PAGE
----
Studio Lighting Equipment - How to Get Professional Results on a Budget

Published: 18th June 2010
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There is a lot to be said about having the chance to shoot in a studio filled with expensive lights and equipment perfect for creating the perfect photo. Unfortunately, most people who love photography as a hobby, don't have the budget to spend money on a professional lighting equipment setup. In fact, if you enjoy photo as a hobby but not as a profession, there's really no reason to spend so much on something that you will use so little. Here are some ways that you can get studio-quality images simply by using the light you have around you.

Home-made Reflectors

One of the keys to studio lighting is "bouncing" the light off of reflectors or umbrellas to create full, soft, and even light. Though this is hard to do without a few different light sources, you can mimic the effect by making your own reflectors to use when you shoot. Lots of things will work to help soften the shadows that are created when you're only using a single light source such as the sun. For example, you can use a white sheet, a large piece of poster board or even a large piece of Styrofoam.

Use Backdrops Creatively

You may not be able to have a large selection of photo backdrops like in a professional studio, but that doesn't mean you can't have fun creating one of your own. You can use bed sheets for basic colors and then if you want to get creative you can always use paint to create a pattern or add color. The best thing to do is hang your backdrops on the opposite side of a big window or a large bright opening (like a garage door opening) and it will be like you're using a fill light pointed directly at the subject.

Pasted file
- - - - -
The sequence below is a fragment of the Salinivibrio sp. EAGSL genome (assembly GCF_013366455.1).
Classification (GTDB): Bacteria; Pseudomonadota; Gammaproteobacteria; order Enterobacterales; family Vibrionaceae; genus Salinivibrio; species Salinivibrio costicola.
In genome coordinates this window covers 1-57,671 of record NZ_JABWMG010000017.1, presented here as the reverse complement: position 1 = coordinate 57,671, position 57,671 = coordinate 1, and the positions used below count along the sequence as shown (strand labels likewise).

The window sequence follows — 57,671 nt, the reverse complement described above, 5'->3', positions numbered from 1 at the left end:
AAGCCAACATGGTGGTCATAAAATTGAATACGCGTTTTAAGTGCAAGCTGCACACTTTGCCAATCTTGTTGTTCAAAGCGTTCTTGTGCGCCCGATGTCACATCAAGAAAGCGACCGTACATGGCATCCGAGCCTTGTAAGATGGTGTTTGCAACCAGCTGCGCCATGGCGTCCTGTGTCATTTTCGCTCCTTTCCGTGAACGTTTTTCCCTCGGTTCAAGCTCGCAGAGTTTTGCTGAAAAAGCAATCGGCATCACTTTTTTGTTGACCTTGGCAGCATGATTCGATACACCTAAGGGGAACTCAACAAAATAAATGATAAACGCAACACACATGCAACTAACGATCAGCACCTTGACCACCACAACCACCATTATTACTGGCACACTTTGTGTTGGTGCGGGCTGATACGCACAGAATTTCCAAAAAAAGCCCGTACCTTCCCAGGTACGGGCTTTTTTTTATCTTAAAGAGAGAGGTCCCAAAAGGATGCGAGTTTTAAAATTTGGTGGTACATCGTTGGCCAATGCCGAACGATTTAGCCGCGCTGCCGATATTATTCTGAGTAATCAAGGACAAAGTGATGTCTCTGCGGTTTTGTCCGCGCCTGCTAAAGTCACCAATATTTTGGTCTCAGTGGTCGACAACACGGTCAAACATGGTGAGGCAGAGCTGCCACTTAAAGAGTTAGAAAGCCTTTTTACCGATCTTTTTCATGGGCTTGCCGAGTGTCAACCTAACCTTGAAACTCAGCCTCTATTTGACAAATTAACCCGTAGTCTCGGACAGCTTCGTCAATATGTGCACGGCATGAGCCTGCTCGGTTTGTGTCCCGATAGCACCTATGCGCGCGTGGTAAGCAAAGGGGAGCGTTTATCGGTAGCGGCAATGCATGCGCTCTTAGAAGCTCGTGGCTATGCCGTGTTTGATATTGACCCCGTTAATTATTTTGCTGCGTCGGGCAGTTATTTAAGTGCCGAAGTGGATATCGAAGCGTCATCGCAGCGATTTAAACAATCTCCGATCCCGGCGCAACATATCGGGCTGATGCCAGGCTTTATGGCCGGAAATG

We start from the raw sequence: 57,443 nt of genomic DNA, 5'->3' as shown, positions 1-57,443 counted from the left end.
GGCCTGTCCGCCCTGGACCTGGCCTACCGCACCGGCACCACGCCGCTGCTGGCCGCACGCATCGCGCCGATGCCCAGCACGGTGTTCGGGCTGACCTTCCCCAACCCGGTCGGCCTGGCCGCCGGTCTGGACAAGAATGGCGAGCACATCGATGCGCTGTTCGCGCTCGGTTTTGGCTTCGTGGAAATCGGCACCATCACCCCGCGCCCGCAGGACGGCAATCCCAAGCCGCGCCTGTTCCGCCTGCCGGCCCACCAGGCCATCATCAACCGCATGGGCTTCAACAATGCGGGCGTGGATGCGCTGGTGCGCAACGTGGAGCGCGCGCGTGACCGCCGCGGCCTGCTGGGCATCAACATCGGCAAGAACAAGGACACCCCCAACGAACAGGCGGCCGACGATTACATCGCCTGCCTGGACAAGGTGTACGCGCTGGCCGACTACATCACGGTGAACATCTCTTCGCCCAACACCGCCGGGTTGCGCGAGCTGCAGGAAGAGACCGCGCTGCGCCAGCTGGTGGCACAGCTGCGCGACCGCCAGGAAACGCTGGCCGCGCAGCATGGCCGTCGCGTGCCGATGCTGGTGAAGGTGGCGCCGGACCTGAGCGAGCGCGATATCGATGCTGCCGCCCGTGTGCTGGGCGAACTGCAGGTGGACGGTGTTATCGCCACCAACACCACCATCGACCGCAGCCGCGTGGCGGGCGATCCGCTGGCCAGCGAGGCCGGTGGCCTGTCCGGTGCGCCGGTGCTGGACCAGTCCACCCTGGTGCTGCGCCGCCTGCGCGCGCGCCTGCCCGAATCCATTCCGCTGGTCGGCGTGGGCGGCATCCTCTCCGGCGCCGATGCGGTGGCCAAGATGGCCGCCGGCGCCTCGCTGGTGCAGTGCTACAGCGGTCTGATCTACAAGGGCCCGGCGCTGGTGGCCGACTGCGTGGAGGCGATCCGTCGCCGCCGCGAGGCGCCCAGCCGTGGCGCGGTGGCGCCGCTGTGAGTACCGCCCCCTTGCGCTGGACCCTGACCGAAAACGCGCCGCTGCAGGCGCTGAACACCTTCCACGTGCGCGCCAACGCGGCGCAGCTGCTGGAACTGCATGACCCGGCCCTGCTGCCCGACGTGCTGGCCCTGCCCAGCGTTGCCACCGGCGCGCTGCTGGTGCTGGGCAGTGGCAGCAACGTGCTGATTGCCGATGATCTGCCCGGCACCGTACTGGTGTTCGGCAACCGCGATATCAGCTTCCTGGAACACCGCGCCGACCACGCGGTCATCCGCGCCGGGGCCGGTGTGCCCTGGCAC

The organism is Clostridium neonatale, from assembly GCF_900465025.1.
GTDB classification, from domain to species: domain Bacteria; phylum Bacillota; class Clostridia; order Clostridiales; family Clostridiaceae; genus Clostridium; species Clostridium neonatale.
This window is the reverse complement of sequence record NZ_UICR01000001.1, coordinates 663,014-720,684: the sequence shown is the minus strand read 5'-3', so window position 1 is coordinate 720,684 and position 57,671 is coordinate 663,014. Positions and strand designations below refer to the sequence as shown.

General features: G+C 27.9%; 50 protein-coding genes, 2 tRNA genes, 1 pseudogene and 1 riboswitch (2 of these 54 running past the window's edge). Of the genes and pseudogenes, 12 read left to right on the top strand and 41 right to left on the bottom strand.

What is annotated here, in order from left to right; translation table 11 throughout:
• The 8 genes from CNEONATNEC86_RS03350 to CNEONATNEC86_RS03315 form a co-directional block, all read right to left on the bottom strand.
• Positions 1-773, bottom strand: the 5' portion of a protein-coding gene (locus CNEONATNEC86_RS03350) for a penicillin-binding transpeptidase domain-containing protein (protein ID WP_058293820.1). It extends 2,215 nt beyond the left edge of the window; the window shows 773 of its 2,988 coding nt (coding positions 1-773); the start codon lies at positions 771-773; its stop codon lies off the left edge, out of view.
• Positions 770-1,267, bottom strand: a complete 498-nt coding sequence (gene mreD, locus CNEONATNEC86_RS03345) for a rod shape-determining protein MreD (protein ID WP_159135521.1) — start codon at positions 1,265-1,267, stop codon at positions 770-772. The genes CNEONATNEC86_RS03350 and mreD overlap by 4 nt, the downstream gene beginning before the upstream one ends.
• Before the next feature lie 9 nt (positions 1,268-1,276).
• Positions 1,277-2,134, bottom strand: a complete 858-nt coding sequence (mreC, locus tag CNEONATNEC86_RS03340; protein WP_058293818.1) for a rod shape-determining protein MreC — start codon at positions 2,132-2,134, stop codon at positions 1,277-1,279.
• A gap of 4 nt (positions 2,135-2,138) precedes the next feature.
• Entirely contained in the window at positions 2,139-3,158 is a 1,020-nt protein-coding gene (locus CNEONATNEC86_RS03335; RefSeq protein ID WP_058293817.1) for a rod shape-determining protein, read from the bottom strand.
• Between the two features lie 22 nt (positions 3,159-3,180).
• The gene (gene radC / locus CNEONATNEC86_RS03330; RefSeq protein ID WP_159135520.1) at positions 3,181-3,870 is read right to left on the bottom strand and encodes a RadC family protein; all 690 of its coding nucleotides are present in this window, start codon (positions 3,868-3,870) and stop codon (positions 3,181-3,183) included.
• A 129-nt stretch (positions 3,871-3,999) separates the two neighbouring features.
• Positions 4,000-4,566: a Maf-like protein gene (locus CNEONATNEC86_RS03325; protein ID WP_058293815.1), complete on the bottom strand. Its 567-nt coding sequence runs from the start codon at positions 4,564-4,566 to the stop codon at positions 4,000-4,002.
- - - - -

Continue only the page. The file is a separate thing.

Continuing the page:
Get Out the Paint Brush

Whenever you go to shoot, always remember that all surfaces either reflect or absorb light so keep this in mind especially when designing a room for taking pictures. If having a lot of lights in the room isn't an option, then you should consider painting the walls and floor white. The white walls will help to bounce the light around for a more even tone.

Control the Flash

A direct flash will often make the subject have harsh shadows or look shallow but if used correctly it can be a great lighting tool. Whenever possible, look to bounce it off surfaces around your subject and only use it to fill in the shadows from the front. Think about it this way - if the image you are building looks like you won't need a flash, that's a perfect time to use one for additional fill.

Watch Your Time

Light looks different at different times of day. If you use your homemade reflectors to soften the shadows and use your backdrop facing towards the early morning light, you'll be happily surprised at the great results you'll get. Try taking photos at different times of day to see how the difference in light impacts the way things turn out, then book your studio sessions in for the times in which you'll have the best light possible.

It's important to remember that studio lights, for the most part, were created to simulate the light that we have in our every day lives. If you know how to harness this light and make it work for you, there's absolutely no reason that you shouldn't be able to generate images that compete with those created in the most expensive studio in town. If you have the desire and creativity to do it, you can create your own makeshift studio with a little bit of effort and ingenuity. At the end of the day, the only important thing is the result - the method is secondary.


Autumn Lockwood is a writer for Your Picture Frames. Shop online and see our selection of 11x14 picture frames in a wide variety of styles, shapes and colors. Visit our website to see our selection of

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